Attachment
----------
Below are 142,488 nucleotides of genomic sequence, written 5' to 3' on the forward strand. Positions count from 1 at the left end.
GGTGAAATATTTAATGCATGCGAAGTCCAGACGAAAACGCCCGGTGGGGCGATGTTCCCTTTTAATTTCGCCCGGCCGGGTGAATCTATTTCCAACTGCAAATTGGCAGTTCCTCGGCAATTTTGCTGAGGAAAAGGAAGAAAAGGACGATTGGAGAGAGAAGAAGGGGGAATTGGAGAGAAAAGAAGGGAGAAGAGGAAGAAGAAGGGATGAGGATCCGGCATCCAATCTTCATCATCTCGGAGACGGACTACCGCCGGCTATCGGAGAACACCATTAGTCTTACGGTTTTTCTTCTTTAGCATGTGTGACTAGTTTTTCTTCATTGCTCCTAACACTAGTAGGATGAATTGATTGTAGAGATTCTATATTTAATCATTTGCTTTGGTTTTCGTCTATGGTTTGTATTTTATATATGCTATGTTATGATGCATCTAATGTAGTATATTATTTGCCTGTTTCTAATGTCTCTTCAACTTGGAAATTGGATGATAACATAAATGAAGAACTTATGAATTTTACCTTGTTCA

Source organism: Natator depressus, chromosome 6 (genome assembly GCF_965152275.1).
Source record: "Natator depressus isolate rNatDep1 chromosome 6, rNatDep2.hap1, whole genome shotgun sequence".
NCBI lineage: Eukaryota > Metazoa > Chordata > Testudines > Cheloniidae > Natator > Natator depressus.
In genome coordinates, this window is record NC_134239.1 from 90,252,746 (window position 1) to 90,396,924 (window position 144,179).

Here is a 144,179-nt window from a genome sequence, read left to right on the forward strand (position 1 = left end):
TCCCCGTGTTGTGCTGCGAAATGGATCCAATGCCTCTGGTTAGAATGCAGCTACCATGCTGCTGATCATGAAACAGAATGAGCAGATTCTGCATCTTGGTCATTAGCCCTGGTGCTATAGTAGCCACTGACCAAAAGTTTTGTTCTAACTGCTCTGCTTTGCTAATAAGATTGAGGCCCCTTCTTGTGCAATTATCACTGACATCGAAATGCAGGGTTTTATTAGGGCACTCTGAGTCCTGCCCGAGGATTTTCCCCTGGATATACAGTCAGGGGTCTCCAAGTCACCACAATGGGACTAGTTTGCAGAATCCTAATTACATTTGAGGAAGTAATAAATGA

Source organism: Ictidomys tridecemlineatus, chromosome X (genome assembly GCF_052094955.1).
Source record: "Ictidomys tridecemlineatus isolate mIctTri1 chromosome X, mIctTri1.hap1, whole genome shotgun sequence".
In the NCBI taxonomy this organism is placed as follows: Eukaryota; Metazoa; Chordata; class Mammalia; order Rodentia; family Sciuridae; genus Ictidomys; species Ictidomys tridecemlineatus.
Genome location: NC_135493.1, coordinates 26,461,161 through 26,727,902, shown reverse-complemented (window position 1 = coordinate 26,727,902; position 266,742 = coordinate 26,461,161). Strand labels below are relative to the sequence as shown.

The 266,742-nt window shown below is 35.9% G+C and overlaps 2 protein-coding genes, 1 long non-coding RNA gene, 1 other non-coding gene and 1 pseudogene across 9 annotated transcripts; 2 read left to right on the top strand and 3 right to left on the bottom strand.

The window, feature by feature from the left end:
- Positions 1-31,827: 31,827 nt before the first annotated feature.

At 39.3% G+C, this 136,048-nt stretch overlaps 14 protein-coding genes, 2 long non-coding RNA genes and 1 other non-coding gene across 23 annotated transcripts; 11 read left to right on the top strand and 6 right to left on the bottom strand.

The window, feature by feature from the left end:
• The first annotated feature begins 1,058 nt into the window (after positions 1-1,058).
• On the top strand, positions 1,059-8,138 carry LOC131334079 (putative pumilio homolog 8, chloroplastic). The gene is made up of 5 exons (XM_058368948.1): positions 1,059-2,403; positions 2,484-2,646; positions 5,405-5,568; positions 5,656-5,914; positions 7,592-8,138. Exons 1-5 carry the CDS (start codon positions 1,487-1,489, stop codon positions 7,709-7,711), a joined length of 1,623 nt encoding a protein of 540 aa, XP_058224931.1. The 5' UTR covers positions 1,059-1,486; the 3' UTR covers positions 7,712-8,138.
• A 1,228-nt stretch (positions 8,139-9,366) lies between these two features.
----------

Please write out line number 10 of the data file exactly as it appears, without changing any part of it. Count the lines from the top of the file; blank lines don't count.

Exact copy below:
Source record: "Ictidomys tridecemlineatus isolate mIctTri1 chromosome X, mIctTri1.hap1, whole genome shotgun sequence".